# GLMM Analysis – Handling Inflated and Non-Inflated True Zero Dilemmas

biostatisticsglmmtmblme4-nlmer

I have the models with overdispersion and almost 40% of the data set are true zeros with biological meaning. I'd like to study the temperature (temp) and time storage in days (storage) influence on the insect's development (development), but the storage is temporally correlated. This is a classic zero dilemma case, inflated or not inflated models?
I try to do:

#Packages
library(lme4)
library(glmmTMB)
library(tidyverse)
library(bbmle)
library(broom)

#Open my dataset
str(myds)
# 'data.frame': 400 obs. of  4 variables:
#  $temp : num 0 0 0 0 0 0 0 0 0 0 ... #$ storage    : int  5 5 5 5 5 5 5 5 5 5 ...
#  $rep : chr "r1" "r2" "r3" "r4" ... #$ development: int  0 23 22 27 24 25 24 22 0 22 ...

# Zero proportion - All true zeros with biological meaning
p.0 <- myds[myds$development==0,] (length(p.0[,1])/length(myds[,1]))*100 # [1] 39.25 % of the data set are zeros # Models creation Negative binomial # 1 - Model not inflated m_1 <- glmmTMB(development ~ temp + storage + (1 | storage), data = myds, family = nbinom2, zi = ~ 0) # 3 - Model inflated m_2 <- glmmTMB(development ~ temp + storage + (1 | storage), data = myds, family = nbinom2, zi = ~ 1) # Put it all the models together: modList <- tibble::lst(m_1,m_2) bbmle::AICtab(modList) # dAIC df # m_2 0 6 # m_1 929 5 #  But, is difficult for me, the adoption of highly complex models with just AIC metric as support. Please, any help other support decision criteria for model selection in this case? #### Best Answer There's a bunch going on here. First let's look at the data: library(ggplot2); theme_set(theme_bw()) (ggplot(myds) + aes(temp, development, colour = factor(storage)) + stat_sum(position = position_jitter(width = 0.5), alpha = 0.8) + scale_color_viridis_d() )  Just from looking at the picture, it's pretty obvious that a zero-inflated model is necessary (there's no way a non-zero-inflated Poisson or negative binomial can produce a bimodal distribution with many values at zero and many values far from zero). Fit first model: m_1 <- glmmTMB(development ~ temp + storage + (1 | storage), data = myds, family = nbinom2)  Simulate the model many times to look at the expected distribution of proportion zero values: set.seed(101) system.time( pp <- replicate(10000, mean(simulate(m_1)[[1]] == 0)) ) par(las=1, bty = "l") plot(prop.table(table(pp)), xlim = c(0.18, 0.40)) abline(v = p.0, col = 2)  (10,000 samples is overkill here.) Again, obvious that there are way too many zero values in the response to be explained by the best-fitting NB model (p < 0.0001, since the observed proportion [0.39, red line] is well above the maximum proportion in 10,000 replicates (0.35). Let's dig in farther. When I fit a model with zero-inflation I get model convergence warnings (this will vary across platforms), and a huge value of sigma(m_2): m_2 <- update(m_1, ziformula = ~ 1) ## Warning messages: ## 1: In fitTMB(TMBStruc) : Model convergence problem; non-positive-definite Hessian matrix. See vignette('troubleshooting') ## 2: In fitTMB(TMBStruc) : Model convergence problem; false convergence (8). See vignette('troubleshooting') sigma(m_2) ## [1] 262965681398  This means that a negative binomial model isn't appropriate, and we should revert to a Poisson response m_3 <- update(m_1, ziformula = ~ 1, family = poisson)  We can see that the estimated random effect is very small (effectively zero): VarCorr(m_3) Conditional model: Groups Name Std.Dev. storage (Intercept) 8.9098e-06  This means that the Poisson variation is enough to explain any deviations around a linear effect of storage, we don't need the random effect (although it doesn't really hurt to keep it in). m_4 <- update(m_1, ziformula = ~ 1, family = poisson, . ~ . - (1|storage))  However, checking residuals with DHARMa, we do still have a bit of a problem: library(DHARMa) plot(s4 <- simulateResiduals(m_4))  It's often easiest to understand what's going on by plotting residuals vs individual factors: par(mfrow=c(1,2)) plotResiduals(s4, myds$storage, rank = FALSE)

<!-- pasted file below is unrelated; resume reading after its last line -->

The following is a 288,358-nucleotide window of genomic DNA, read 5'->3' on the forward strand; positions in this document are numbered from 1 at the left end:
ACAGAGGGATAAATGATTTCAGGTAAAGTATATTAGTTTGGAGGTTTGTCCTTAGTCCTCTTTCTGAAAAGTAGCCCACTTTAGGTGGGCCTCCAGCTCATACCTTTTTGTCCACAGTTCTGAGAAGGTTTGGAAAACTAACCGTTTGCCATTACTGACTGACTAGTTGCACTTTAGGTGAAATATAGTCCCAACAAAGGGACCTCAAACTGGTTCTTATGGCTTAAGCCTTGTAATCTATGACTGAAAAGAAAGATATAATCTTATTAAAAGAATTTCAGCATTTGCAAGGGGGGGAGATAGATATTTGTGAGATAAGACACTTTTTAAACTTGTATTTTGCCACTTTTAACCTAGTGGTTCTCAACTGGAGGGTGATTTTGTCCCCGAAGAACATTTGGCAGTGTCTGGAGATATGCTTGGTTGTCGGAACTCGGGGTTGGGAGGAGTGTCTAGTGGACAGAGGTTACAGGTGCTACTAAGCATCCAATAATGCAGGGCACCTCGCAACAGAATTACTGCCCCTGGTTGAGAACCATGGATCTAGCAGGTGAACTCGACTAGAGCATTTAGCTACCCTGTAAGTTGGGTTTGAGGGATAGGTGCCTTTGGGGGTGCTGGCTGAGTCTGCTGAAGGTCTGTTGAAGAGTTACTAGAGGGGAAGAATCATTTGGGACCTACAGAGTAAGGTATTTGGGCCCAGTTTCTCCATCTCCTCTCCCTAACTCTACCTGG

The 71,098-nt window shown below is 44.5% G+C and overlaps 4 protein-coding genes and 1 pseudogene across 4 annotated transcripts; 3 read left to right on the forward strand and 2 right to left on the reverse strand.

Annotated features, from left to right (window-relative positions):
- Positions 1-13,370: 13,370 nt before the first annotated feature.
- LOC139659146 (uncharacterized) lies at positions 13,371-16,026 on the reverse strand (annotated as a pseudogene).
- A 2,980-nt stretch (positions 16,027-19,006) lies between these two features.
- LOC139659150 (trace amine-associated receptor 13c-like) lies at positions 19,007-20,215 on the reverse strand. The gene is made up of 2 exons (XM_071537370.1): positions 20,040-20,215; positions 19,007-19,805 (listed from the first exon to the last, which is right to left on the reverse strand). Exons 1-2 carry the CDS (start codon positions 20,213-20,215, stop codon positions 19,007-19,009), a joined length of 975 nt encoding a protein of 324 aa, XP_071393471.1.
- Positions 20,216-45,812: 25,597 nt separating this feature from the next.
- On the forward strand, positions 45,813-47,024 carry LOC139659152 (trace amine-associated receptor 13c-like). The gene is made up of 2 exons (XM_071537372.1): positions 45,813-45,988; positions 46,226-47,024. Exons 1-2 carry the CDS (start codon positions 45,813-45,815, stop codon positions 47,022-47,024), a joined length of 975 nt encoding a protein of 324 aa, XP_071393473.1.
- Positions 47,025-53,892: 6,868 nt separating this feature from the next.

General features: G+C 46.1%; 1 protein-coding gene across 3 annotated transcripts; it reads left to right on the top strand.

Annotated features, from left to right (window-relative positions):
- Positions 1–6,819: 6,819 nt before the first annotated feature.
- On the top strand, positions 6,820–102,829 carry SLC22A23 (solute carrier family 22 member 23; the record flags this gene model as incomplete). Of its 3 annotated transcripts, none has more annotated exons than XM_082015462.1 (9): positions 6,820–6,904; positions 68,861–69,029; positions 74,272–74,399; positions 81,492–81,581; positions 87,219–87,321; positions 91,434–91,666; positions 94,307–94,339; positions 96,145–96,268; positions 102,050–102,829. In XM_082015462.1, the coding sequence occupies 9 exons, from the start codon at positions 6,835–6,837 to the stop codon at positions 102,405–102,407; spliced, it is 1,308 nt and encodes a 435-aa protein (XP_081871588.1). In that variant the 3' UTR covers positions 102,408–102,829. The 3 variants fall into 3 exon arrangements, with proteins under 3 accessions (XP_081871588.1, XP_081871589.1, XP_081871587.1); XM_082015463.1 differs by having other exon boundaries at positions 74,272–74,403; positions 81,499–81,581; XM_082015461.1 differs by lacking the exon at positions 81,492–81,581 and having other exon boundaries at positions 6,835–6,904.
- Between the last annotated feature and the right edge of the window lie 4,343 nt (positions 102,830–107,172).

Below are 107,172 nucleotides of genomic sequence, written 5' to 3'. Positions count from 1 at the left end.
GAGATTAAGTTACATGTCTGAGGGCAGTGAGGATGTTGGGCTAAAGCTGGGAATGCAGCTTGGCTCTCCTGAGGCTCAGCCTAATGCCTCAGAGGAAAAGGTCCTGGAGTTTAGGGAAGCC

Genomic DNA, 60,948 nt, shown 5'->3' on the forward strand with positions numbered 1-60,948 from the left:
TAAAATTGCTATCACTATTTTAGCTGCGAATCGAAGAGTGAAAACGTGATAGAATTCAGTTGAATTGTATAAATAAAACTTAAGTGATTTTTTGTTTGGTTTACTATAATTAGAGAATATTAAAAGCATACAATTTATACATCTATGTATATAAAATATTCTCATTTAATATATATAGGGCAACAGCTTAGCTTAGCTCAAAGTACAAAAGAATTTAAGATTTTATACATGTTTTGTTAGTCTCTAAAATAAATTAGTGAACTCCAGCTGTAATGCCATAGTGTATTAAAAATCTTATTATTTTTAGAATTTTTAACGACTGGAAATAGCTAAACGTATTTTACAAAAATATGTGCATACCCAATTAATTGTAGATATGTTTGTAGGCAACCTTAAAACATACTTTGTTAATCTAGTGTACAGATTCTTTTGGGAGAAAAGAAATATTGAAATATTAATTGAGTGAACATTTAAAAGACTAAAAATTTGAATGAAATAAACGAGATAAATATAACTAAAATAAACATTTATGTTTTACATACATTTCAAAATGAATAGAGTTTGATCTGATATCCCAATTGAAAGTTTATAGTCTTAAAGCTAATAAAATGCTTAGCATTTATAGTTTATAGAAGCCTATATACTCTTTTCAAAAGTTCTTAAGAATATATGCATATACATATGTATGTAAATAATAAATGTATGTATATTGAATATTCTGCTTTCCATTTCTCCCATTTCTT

plotResiduals(s4 myds\$temp, rank  = FALSE)


This shows fairly severe heteroscedasticity: the storage == 5 and temp == 25 conditions are much less variable than the other categories (storage == 10 is somewhat less variable).

Unfortunately, it's hard to incorporate heteroscedasticity in a Poisson model (because the variance is completely determined once we know the mean). I tried a negative binomial model without the random effect and with heteroscedasticity by storage and temp (which didn't work very well), then tried a hurdle (zero-inflated) log-link Gamma with heteroscedasticity, which so far is the best of the bunch:

m_5 <- update(m_2,
. ~ . - (1|storage),
dispformula = ~storage + temp)
m_6 <- update(m_2,
. ~ . - (1|storage),
dispformula = ~storage + temp)

# Put all the models together:
modList <- list(nb2=m_1,
nb2_zi=m_2,
pois_zi=m_3,
pois_zi_noRE = m_4,
nb2_zi_het = m_5,
gamma_zi_het = m_6)

bbmle::AICtab(modList)

             dAIC   df
gamma_zi_het    0.0 7
pois_zi_noRE  197.3 4
pois_zi       199.3 5
nb2          1130.3 5
nb2_zi           NA 6
nb2_zi_het       NA 7


The DHARMa output still doesn't look great, but it's a lot better than when we started ...